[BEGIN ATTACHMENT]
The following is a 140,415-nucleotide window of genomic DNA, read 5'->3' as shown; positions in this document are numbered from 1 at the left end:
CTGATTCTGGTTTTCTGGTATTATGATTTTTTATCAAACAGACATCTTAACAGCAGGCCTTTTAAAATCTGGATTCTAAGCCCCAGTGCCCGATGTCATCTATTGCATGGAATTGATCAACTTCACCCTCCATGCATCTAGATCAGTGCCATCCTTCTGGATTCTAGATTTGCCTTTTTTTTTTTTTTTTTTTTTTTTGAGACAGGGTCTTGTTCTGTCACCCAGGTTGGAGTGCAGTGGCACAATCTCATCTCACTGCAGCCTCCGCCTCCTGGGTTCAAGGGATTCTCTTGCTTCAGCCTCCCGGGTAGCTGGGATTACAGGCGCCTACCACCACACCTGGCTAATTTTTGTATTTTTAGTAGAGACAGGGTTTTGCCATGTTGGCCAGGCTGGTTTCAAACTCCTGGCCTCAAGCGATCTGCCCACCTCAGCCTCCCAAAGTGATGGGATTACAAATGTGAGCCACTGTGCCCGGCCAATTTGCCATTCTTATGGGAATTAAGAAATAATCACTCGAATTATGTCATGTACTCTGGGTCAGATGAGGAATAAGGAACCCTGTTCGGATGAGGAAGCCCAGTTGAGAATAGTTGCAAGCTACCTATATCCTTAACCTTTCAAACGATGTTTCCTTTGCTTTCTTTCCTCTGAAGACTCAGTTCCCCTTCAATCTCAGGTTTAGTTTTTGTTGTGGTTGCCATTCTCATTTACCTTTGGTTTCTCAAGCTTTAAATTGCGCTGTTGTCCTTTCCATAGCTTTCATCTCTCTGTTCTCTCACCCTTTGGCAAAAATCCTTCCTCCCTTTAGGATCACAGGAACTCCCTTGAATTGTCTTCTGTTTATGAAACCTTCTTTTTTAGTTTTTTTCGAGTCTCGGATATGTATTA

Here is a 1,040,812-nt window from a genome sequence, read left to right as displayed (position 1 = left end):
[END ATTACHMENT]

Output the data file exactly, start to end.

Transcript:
The following is a 140,415-nucleotide window of genomic DNA, read 5'->3' as shown; positions in this document are numbered from 1 at the left end:
CTGATTCTGGTTTTCTGGTATTATGATTTTTTATCAAACAGACATCTTAACAGCAGGCCTTTTAAAATCTGGATTCTAAGCCCCAGTGCCCGATGTCATCTATTGCATGGAATTGATCAACTTCACCCTCCATGCATCTAGATCAGTGCCATCCTTCTGGATTCTAGATTTGCCTTTTTTTTTTTTTTTTTTTTTTTTGAGACAGGGTCTTGTTCTGTCACCCAGGTTGGAGTGCAGTGGCACAATCTCATCTCACTGCAGCCTCCGCCTCCTGGGTTCAAGGGATTCTCTTGCTTCAGCCTCCCGGGTAGCTGGGATTACAGGCGCCTACCACCACACCTGGCTAATTTTTGTATTTTTAGTAGAGACAGGGTTTTGCCATGTTGGCCAGGCTGGTTTCAAACTCCTGGCCTCAAGCGATCTGCCCACCTCAGCCTCCCAAAGTGATGGGATTACAAATGTGAGCCACTGTGCCCGGCCAATTTGCCATTCTTATGGGAATTAAGAAATAATCACTCGAATTATGTCATGTACTCTGGGTCAGATGAGGAATAAGGAACCCTGTTCGGATGAGGAAGCCCAGTTGAGAATAGTTGCAAGCTACCTATATCCTTAACCTTTCAAACGATGTTTCCTTTGCTTTCTTTCCTCTGAAGACTCAGTTCCCCTTCAATCTCAGGTTTAGTTTTTGTTGTGGTTGCCATTCTCATTTACCTTTGGTTTCTCAAGCTTTAAATTGCGCTGTTGTCCTTTCCATAGCTTTCATCTCTCTGTTCTCTCACCCTTTGGCAAAAATCCTTCCTCCCTTTAGGATCACAGGAACTCCCTTGAATTGTCTTCTGTTTATGAAACCTTCTTTTTTAGTTTTTTTCGAGTCTCGGATATGTATTA

Here is a 1,040,812-nt window from a genome sequence, read left to right as displayed (position 1 = left end):